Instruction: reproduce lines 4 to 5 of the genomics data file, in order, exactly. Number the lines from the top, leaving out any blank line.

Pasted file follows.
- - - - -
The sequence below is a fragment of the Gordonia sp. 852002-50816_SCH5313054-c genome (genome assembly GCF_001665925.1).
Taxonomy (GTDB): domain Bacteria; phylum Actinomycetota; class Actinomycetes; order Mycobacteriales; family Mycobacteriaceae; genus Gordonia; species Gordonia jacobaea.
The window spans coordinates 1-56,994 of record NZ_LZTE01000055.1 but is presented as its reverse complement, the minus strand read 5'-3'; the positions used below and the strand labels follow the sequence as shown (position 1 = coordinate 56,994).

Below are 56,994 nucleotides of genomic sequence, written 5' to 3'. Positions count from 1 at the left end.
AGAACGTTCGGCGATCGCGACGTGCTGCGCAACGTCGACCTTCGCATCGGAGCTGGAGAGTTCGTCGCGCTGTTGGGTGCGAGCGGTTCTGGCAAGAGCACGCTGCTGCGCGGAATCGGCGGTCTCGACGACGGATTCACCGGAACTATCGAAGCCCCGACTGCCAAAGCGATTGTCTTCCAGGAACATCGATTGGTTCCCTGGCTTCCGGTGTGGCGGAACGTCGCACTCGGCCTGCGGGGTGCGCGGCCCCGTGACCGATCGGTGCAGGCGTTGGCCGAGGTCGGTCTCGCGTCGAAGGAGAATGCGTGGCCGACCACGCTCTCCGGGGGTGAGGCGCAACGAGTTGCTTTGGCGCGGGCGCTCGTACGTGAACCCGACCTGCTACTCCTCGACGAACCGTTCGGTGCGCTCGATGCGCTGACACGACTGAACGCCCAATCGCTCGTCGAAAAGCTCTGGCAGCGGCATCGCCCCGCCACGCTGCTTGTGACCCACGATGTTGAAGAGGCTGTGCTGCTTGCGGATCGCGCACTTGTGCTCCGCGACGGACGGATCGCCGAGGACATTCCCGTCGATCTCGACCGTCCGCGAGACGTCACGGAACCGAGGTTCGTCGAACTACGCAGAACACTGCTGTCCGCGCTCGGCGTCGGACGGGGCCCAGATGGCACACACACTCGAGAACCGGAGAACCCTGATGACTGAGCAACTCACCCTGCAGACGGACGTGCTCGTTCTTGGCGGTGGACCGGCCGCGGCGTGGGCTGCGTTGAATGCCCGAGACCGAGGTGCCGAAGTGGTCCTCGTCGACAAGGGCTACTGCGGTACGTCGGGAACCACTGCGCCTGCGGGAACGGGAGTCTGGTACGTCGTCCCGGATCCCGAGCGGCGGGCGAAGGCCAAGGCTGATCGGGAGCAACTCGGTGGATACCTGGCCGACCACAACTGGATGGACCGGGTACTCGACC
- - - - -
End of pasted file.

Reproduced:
Below are 56,994 nucleotides of genomic sequence, written 5' to 3'. Positions count from 1 at the left end.
AGAACGTTCGGCGATCGCGACGTGCTGCGCAACGTCGACCTTCGCATCGGAGCTGGAGAGTTCGTCGCGCTGTTGGGTGCGAGCGGTTCTGGCAAGAGCACGCTGCTGCGCGGAATCGGCGGTCTCGACGACGGATTCACCGGAACTATCGAAGCCCCGACTGCCAAAGCGATTGTCTTCCAGGAACATCGATTGGTTCCCTGGCTTCCGGTGTGGCGGAACGTCGCACTCGGCCTGCGGGGTGCGCGGCCCCGTGACCGATCGGTGCAGGCGTTGGCCGAGGTCGGTCTCGCGTCGAAGGAGAATGCGTGGCCGACCACGCTCTCCGGGGGTGAGGCGCAACGAGTTGCTTTGGCGCGGGCGCTCGTACGTGAACCCGACCTGCTACTCCTCGACGAACCGTTCGGTGCGCTCGATGCGCTGACACGACTGAACGCCCAATCGCTCGTCGAAAAGCTCTGGCAGCGGCATCGCCCCGCCACGCTGCTTGTGACCCACGATGTTGAAGAGGCTGTGCTGCTTGCGGATCGCGCACTTGTGCTCCGCGACGGACGGATCGCCGAGGACATTCCCGTCGATCTCGACCGTCCGCGAGACGTCACGGAACCGAGGTTCGTCGAACTACGCAGAACACTGCTGTCCGCGCTCGGCGTCGGACGGGGCCCAGATGGCACACACACTCGAGAACCGGAGAACCCTGATGACTGAGCAACTCACCCTGCAGACGGACGTGCTCGTTCTTGGCGGTGGACCGGCCGCGGCGTGGGCTGCGTTGAATGCCCGAGACCGAGGTGCCGAAGTGGTCCTCGTCGACAAGGGCTACTGCGGTACGTCGGGAACCACTGCGCCTGCGGGAACGGGAGTCTGGTACGTCGTCCCGGATCCCGAGCGGCGGGCGAAGGCCAAGGCTGATCGGGAGCAACTCGGTGGATACCTGGCCGACCACAACTGGATGGACCGGGTACTCGACC